She spent the off-season training with her new coach and father Shane Heal, deciding against making herself available for the Opals’ Asia Cup team. 

Strengths: Elite level ball handling skills and ability to find her own shot under pressure, with an array of shooting options including her two favourites ‘the floater’ and ‘step back three’. 

Point of difference: Plays with no fear and can score when she needs to. She’s also a good passer, she would become a real threat in the right offensive structure. 

Question mark: Is she disciplined enough at international level to hold back some of her individual play making to fit into a offensive team system?

Anneli Maley

Arguably the most exiting Australian female basketballer in the country at the moment, Maley is an undersized rebounding machine – averaging a double-double a game –  with 18 points and 14 rebounds. 

Strength: Athleticism and basketball IQ. Not only can she get her hands to most rebounds, she reads the play really well and knows how and when to get into position for the boards.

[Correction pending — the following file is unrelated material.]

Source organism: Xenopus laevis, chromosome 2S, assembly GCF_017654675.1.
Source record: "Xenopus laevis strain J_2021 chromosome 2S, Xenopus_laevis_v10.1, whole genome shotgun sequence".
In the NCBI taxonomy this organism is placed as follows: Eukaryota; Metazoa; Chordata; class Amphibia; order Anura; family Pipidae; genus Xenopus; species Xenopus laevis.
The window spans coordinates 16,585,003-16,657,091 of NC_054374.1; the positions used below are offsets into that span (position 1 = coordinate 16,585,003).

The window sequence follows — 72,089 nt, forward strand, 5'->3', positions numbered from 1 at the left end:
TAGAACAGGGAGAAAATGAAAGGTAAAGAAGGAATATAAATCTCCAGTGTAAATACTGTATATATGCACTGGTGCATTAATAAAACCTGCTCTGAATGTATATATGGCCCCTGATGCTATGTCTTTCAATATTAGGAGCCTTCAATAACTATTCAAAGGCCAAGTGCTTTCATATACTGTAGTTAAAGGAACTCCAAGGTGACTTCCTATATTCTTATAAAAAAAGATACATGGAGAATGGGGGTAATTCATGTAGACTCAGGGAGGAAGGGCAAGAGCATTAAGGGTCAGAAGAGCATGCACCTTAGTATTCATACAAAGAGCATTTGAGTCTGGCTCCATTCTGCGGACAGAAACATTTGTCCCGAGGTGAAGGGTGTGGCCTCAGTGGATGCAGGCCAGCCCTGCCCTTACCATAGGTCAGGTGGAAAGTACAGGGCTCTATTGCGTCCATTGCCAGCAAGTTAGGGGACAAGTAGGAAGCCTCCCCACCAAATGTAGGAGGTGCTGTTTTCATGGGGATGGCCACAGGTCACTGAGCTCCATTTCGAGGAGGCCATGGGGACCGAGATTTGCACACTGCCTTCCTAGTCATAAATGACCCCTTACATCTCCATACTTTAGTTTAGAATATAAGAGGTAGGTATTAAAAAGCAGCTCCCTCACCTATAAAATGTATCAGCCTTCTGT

Point of difference: Ability for Brondello to play small ball – Maley would still give her the rebounding the team will need and provide speed in transition. 

Question mark: What position does she play internationally? Because let’s be honest, she’s not big enough to play a four or five. Does she have the guard skills that’s needed to play on the wing? Will Brondello reward her by adding her into the squad as a depth player? 

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Sara Blicavs

The small forward that can play on the wing or as a trailer, Blicavs was an important cog to the Flyers’ championship team last year and a barometer for her team when she gets going on offence.